A Comforting Squash Pie That Welcomes Fall

This dinner steps into autumn, savoring the season’s deeper flavors and a different seasonal color scheme. It leans into ocher and ruby, with an earthy squash pie and pears with red wine and pomegranate.

But it’s not too taxing to prepare. Most of it can be done in advance, leaving the cook free to spend an afternoon enjoying the glorious cool-but-sunny fall weather.

The details matter in this simple but glorious salad, featuring a lemony, anchovy-flecked dressing.Credit…David Malosh for The New York Times. Food Stylist: Simon Andrews.

To begin, something green: a salad of crisp romaine leaves, cloaked in a lemony vinaigrette that’s been flecked with a touch of anchovy. Though this is a very simple salad, it can be exquisite, especially if attention is paid to every little detail. For the freshest version, use the pale hearts of large romaine heads, or whole baby romaine, removing tough or dark green leaves. (Save the plucked outer leaves to make chopped salad, braised lettuce or to add to a soup.) Or choose packaged organic romaine hearts, available at most supermarkets, but be sure they aren’t old. (Check the bottoms of the heads, the root ends. If they are dark brown, the lettuce has been hanging around too long.) Fresh lemons, of course. Good fruity extra-virgin oil. And for anchovies, spend a little more, even for the few fillets in the dressing. (Most cheap grocery store anchovies are mushy and fishy-tasting.) And when you toss, go gently.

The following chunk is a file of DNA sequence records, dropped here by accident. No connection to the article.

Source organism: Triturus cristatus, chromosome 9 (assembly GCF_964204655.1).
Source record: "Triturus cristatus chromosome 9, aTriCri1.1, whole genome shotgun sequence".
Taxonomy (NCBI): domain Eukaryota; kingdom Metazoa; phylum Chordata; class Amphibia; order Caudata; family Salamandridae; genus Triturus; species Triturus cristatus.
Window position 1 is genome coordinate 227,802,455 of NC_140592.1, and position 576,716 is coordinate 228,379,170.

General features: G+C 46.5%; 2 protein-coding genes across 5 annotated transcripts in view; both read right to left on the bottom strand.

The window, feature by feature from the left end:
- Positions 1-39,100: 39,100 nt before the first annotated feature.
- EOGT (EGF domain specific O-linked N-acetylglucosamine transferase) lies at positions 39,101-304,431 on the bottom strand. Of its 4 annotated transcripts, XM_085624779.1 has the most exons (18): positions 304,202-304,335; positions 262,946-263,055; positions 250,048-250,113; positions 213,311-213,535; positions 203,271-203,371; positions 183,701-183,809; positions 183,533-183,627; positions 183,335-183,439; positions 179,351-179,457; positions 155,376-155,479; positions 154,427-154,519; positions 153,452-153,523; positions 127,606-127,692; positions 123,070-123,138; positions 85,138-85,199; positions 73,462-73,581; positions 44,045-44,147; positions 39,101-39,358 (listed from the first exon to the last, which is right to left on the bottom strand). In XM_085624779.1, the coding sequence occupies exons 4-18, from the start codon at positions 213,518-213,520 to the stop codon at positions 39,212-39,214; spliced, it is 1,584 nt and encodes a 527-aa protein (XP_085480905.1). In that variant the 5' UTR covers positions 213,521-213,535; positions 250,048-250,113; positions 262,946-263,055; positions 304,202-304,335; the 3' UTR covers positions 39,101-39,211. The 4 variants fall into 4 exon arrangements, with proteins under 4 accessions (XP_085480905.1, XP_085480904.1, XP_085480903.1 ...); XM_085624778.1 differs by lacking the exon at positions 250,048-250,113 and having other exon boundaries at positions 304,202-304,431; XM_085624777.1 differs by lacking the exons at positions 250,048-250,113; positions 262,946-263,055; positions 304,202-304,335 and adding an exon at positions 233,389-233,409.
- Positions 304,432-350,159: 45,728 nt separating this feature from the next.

Store-bought puff pastry rounds make preparing this pie all the faster.Credit…David Malosh for The New York Times. Food Stylist: Simon Andrews.

For a substantial meatless main course, a savory vegetable pie is always welcome. This pie calls for butternut or any other hard squash variety, like kabocha, Hubbard or acorn. It’s complemented with caramelized onions, kale, provolone and sage, then nestled between two sheets of dough. Make an easy flaky pastryor, to save time, use frozen puff pastry rounds. The beauty of this pie is that it may be baked up to several hours in advance and reheated to serve. This allows the flavors to meld and makes cutting the pie easier. You could serve the pie with roasted brussels sprouts or sautéed mushrooms finished with garlic and lots of parsley, or both.

Dinner ends with a classic: pears poached in red wine, finished here with pomegranate seeds.Credit…David Malosh for The New York Times. Food Stylist: Simon Andrews.

A classic cool weather dessert, poached pears in red wine, rounds out the meal. They really are best if made a day or two (and up to a week) ahead and given time to soak in the red wine syrup to attain a deep, dark magenta stain. Use firm, slightly underripe Comice, Anjou, Bartlett or Russet pears. A certain restraint with the spicing makes the best syrup: A stick of cinnamon, a tiny amount of clove and a spoonful of black peppercorns do the trick. Serve them chilled with crème fraîche, whipped cream or ice cream. To take it over the top — and you should — garnish the pears with a handful of pomegranate seeds, which add a pleasant sweet-sour pop and a splash of brilliant fuchsia to the color story.

Recipes: Romaine Salad With Anchovy and Lemon | Savory Butternut Squash Pie | Red Wine Pears

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